The latest NAILS statistics put the average pedicure service at $29.83. But more elaborate 60- and 90-minute spa-style pedicures could pump that figure up to a much healthier per minute rate for natural nail services.

“Simply put, if a spa-goer wants to try out a new business they are most apt to come in for a natural manicure or pedicure to try the spa out,” says Cuccio. “They probably won’t elect to receive a haircut or color and will be equally as nervous to try out an advanced esthetics service like microdermabrasion or a facial. Nail services are the bait to lure new clients into your spa. It is up to your management team and technical staff to keep them coming back for more.”

Natural vs. Artificial

However, the real controversy still lies with artificial nails. Not surprisingly that is where the most money can be made as well. According to recent NAILS statistics, the cost of a set of artificial nails ($40.70 in 2003) has been flat for the last 20 years, but they are still the highest average service revenue generator among nail services.

A common misperception is that artificial nail odors will conflict with the spa environment or aromatherapy. In fact, many products can be used to enhance nails that have little or no odor. Adequate ventilation is also a factor. “Ventilation in the nail area is important. Do consider adequate outside ventilation and a room air purifier to control dust,” recommends Breese.

Spas need only to do a little repositioning of artificial nail services on their menu to appeal to their core demographic. “Without using the terms ‘gel,’ ‘wrap,’ or ‘acrylic,’ you can offer reinforcement services that protect nails using any of these products,” says Breese. “Nails with an artificial overlay are break-resistant and extend polish life.”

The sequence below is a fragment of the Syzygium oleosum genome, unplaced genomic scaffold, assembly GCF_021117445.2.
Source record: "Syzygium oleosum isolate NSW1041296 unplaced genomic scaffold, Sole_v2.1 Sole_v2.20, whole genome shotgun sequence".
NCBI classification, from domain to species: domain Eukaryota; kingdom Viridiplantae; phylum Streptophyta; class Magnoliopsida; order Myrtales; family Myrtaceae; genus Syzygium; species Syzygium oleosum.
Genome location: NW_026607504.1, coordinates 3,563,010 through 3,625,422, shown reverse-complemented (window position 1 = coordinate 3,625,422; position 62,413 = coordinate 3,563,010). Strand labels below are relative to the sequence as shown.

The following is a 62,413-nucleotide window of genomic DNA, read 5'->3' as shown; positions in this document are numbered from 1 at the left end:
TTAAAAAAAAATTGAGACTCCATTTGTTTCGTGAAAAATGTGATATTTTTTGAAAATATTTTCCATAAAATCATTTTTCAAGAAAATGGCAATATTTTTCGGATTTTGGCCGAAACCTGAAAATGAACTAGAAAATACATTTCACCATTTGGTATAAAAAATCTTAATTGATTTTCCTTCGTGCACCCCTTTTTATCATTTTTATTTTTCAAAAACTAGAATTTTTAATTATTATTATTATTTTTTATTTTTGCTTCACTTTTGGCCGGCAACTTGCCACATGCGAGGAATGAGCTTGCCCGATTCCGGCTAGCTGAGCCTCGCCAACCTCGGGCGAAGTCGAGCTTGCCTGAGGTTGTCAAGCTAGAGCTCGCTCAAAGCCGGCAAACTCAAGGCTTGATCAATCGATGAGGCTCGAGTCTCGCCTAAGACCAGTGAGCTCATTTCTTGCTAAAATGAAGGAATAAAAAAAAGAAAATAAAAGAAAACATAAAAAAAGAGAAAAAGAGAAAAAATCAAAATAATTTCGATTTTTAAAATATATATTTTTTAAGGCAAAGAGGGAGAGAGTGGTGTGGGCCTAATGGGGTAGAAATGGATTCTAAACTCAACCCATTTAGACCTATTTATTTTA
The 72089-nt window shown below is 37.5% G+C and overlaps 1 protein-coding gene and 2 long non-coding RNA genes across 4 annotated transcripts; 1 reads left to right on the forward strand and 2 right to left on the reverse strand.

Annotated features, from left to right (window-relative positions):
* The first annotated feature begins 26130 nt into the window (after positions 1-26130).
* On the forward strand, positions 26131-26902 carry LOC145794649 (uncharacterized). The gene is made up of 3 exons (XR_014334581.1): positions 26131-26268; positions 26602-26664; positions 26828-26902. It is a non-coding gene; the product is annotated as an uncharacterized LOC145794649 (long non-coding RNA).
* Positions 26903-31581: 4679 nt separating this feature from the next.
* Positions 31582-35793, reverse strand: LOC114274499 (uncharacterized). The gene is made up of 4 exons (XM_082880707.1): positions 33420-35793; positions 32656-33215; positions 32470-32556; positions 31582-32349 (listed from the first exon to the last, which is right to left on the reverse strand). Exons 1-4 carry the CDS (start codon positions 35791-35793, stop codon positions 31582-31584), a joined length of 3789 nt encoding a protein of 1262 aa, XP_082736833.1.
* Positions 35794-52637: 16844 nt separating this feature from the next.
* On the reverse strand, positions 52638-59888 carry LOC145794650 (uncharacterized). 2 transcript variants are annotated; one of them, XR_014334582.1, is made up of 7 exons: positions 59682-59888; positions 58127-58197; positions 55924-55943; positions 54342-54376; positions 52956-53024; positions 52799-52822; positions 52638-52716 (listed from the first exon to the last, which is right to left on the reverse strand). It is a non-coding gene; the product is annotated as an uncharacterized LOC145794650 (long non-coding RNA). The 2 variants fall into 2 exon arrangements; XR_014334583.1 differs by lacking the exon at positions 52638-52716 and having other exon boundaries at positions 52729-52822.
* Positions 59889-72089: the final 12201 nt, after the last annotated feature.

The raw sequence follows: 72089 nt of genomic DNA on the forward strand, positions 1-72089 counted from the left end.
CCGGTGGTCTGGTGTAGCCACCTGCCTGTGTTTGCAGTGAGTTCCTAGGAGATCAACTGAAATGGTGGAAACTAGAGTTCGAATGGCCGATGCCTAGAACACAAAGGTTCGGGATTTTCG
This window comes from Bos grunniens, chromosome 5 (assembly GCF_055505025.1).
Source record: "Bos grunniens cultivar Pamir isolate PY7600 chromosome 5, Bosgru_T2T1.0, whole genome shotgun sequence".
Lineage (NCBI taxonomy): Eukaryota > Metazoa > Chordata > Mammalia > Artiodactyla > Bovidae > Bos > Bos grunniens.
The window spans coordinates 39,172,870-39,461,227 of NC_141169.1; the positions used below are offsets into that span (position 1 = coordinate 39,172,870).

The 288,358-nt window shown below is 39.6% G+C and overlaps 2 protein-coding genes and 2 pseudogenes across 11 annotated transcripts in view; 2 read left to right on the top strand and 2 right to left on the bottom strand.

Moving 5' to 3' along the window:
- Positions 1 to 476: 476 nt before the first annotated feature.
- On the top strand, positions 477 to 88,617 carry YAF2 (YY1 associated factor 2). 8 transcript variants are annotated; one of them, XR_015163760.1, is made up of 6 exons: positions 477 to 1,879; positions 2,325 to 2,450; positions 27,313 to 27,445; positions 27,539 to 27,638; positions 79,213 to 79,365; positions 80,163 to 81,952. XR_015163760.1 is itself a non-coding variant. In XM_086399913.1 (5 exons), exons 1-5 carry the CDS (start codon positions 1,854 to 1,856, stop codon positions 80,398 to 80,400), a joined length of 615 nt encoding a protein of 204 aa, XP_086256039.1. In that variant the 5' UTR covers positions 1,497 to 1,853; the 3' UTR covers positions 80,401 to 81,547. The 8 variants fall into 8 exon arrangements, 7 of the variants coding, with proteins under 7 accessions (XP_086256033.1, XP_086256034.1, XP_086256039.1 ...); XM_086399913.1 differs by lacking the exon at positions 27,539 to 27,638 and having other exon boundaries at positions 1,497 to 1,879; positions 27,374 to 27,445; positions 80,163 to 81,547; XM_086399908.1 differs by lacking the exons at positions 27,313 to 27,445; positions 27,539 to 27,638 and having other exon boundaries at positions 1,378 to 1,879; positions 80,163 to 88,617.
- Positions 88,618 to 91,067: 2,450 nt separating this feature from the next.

Arnold also recommends emphasizing aspects other than nail length in promoting artificial services to spa patrons. “We recommend offering clients a ‘custom-blended manicure’ that uses custom-blended powders to complement skin tone, create illusion, and offer the client low-maintenance, long-lasting results,” says Arnold. “Spas should offer this at a premium price and pre-book clients every three weeks for maintenance.”

Susan Dynan, owner of Serene-Scape Day Spa and Salon in Boston agrees that making money at artificial nails comes down to how you present them, and, of course, how you price the service. “We charge a reasonable price for our artificial services but we don’t try to compete based on dollars and cents at all. You must educate your clientele on the differences of the products you use, the talent you employ, and the quality of work and service that they can consistently depend on,” says Dynan.

Something akin to the old advertising adage, “It costs more but I am worth it” campaign has really worked for Serene-Scape. And like most of the other spas interviewed, the nail department at the spa is preparing to expand. “With the new gels and odorless products, our nail department is doing very well. The more services we offer, the more clients respond by consistently coming in for treatments. Not offering a full range of nail service options limits a spa’s ability to grow,” says Dynan.

Laura Fetzer, spa coordinator and manager of Spa By the Sea in Rehoboth, Del., says that beautifully done, natural-looking artificial nails are her biggest seller. “We have a strong following because we do a great job. You can find anything in our economy for a cheaper price, but our clients are more than happy to pay more for nails that look amazing,” says Fetzer. Their salon culture works well in other ways also. According to Fetzer, her nail technicians are loyal to the spa, have great attitudes, and are among the best in the industry. “It isn’t at all difficult for us to find great staff and keep them. Those in the local spa industry know that we have high standards and are always busy. Talented nail techs want to work with the best,” says Fetzer.

In researching this article there wasn’t a single spa contacted that wasn’t planning to update, revamp, or expand their nail services. The market is ripe for spas to aggressively raise the bar on nail treatments.

Melinda Minton is an internationally recognized spa expert and executive director of The Spa Association (SPAA). For more information go to,, or call (970) 282-9237.